Ravens are considered to be one of the most high intelligent birds on the planet. They are capable of utilizing tools such as rocks to crack open shells, drop rocks on nest invaders, learn to talk when in captivity better than some parrots, and have the ability to recognize human faces and other birds up to three or more years after the first encounter!  Due to their highly functioning brain the ravens alway seem to be up to something mischievous whether it be playing “keep away” from other animals, rolling down snowy roof tops, trying dangerous flying maneuvers to impress a future mate or just taunting other animals for fun.

Adult ravens pair up with life long mates and as adults, are typically less likely to flock with other ravens. As adolescent, ravens that live together in a group referred to as an “unkindness” in order to help support each other in finding protection and food. Adolescent ravens can be the professionals at mischief by working together to trick other animals and steal their food. This may be the reason why a flock of ravens got the name “Unkindness”!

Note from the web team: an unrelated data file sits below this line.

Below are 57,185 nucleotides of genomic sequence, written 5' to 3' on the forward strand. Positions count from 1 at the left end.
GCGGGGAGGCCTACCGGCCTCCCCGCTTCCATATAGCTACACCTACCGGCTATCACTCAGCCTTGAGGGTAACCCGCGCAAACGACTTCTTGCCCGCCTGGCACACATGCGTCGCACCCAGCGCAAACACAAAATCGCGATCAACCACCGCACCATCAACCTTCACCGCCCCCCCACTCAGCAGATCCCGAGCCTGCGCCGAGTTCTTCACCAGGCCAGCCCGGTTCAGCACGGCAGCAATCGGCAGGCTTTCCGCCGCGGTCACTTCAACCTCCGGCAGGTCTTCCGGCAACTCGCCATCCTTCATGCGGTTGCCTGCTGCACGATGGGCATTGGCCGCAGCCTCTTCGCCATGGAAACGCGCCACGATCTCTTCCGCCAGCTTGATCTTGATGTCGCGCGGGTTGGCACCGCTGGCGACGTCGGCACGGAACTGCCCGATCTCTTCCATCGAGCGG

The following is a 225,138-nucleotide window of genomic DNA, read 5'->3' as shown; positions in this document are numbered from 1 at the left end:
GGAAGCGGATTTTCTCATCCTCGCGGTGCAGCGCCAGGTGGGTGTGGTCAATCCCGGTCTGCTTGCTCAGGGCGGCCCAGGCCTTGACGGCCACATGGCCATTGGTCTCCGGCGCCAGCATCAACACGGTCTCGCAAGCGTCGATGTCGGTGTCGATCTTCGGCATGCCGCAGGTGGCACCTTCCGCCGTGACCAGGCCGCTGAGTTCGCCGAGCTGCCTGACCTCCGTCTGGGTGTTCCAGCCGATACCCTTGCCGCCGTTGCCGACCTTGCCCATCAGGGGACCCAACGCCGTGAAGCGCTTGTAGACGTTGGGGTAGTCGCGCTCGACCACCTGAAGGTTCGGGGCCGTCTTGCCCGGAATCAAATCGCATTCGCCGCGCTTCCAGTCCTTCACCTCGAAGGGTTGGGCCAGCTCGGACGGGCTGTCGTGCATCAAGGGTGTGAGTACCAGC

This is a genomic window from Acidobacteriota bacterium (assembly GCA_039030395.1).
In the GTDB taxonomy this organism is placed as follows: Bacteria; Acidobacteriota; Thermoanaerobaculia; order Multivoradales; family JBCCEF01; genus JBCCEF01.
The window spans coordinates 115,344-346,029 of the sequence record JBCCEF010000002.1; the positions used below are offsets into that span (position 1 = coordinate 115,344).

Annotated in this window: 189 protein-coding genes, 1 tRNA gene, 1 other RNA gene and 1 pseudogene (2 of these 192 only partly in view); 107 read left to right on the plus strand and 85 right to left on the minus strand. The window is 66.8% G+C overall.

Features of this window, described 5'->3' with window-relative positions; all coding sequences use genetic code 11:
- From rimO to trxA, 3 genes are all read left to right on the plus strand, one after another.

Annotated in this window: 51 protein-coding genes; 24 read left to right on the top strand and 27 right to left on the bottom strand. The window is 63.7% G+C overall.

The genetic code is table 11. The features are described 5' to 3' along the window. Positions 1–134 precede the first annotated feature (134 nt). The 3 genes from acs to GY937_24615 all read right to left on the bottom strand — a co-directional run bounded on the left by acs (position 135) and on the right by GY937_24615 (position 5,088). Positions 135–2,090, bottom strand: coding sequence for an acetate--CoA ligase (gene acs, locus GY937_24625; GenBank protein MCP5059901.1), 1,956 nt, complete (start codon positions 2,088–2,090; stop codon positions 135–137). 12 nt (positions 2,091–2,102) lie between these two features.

ravens 1Where can I find one of these tricksters you ask, well, ravens are everywhere! They can be found just about anywhere in the Northern Hemisphere making them one of the largest widespread naturally occurring birds in the world. Ravens have very few natural predators so no matter the weather or the surrounding habitat ravens can live it up anywhere from snowy mountains, thick forests, hot deserts, to beaches of Catalina Island!

Next time you see a raven make sure to make a friendly gesture and you’ll have a life long feathered friend!

https://www.allaboutbirds.org/guide/Common_Raven/lifehistory

https://www.catalinaconservancy.org/index.php?s=news&p=article_61

https://birdsna.org/Species-Account/bna/species/comrav/introduction